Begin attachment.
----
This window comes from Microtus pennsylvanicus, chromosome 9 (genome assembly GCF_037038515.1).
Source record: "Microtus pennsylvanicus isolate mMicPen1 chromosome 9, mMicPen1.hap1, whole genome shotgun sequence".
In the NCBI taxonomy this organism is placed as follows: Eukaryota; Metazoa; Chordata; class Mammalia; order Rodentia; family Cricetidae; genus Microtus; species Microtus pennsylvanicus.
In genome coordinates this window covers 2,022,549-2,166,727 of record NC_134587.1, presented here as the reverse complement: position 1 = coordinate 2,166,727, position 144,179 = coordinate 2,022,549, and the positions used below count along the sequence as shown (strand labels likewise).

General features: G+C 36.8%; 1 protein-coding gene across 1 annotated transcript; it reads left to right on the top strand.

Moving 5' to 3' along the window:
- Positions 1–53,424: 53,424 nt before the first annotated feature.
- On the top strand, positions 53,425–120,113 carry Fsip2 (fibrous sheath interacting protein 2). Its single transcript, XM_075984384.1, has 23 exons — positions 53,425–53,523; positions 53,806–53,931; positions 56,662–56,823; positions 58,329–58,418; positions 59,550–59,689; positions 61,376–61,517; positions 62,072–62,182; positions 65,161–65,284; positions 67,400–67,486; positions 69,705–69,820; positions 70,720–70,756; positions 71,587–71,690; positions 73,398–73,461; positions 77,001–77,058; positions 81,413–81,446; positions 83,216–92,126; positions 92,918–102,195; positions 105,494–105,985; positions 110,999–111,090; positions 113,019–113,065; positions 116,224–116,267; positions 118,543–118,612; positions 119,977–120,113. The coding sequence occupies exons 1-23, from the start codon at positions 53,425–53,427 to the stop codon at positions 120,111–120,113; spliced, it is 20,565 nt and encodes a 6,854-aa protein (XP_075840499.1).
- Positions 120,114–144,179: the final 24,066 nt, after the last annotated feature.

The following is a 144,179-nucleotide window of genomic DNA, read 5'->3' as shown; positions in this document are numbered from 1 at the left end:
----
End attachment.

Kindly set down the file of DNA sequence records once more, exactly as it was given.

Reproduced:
This window comes from Microtus pennsylvanicus, chromosome 9 (genome assembly GCF_037038515.1).
Source record: "Microtus pennsylvanicus isolate mMicPen1 chromosome 9, mMicPen1.hap1, whole genome shotgun sequence".
In the NCBI taxonomy this organism is placed as follows: Eukaryota; Metazoa; Chordata; class Mammalia; order Rodentia; family Cricetidae; genus Microtus; species Microtus pennsylvanicus.
In genome coordinates this window covers 2,022,549-2,166,727 of record NC_134587.1, presented here as the reverse complement: position 1 = coordinate 2,166,727, position 144,179 = coordinate 2,022,549, and the positions used below count along the sequence as shown (strand labels likewise).

General features: G+C 36.8%; 1 protein-coding gene across 1 annotated transcript; it reads left to right on the top strand.

Moving 5' to 3' along the window:
- Positions 1–53,424: 53,424 nt before the first annotated feature.
- On the top strand, positions 53,425–120,113 carry Fsip2 (fibrous sheath interacting protein 2). Its single transcript, XM_075984384.1, has 23 exons — positions 53,425–53,523; positions 53,806–53,931; positions 56,662–56,823; positions 58,329–58,418; positions 59,550–59,689; positions 61,376–61,517; positions 62,072–62,182; positions 65,161–65,284; positions 67,400–67,486; positions 69,705–69,820; positions 70,720–70,756; positions 71,587–71,690; positions 73,398–73,461; positions 77,001–77,058; positions 81,413–81,446; positions 83,216–92,126; positions 92,918–102,195; positions 105,494–105,985; positions 110,999–111,090; positions 113,019–113,065; positions 116,224–116,267; positions 118,543–118,612; positions 119,977–120,113. The coding sequence occupies exons 1-23, from the start codon at positions 53,425–53,427 to the stop codon at positions 120,111–120,113; spliced, it is 20,565 nt and encodes a 6,854-aa protein (XP_075840499.1).
- Positions 120,114–144,179: the final 24,066 nt, after the last annotated feature.

The following is a 144,179-nucleotide window of genomic DNA, read 5'->3' as shown; positions in this document are numbered from 1 at the left end: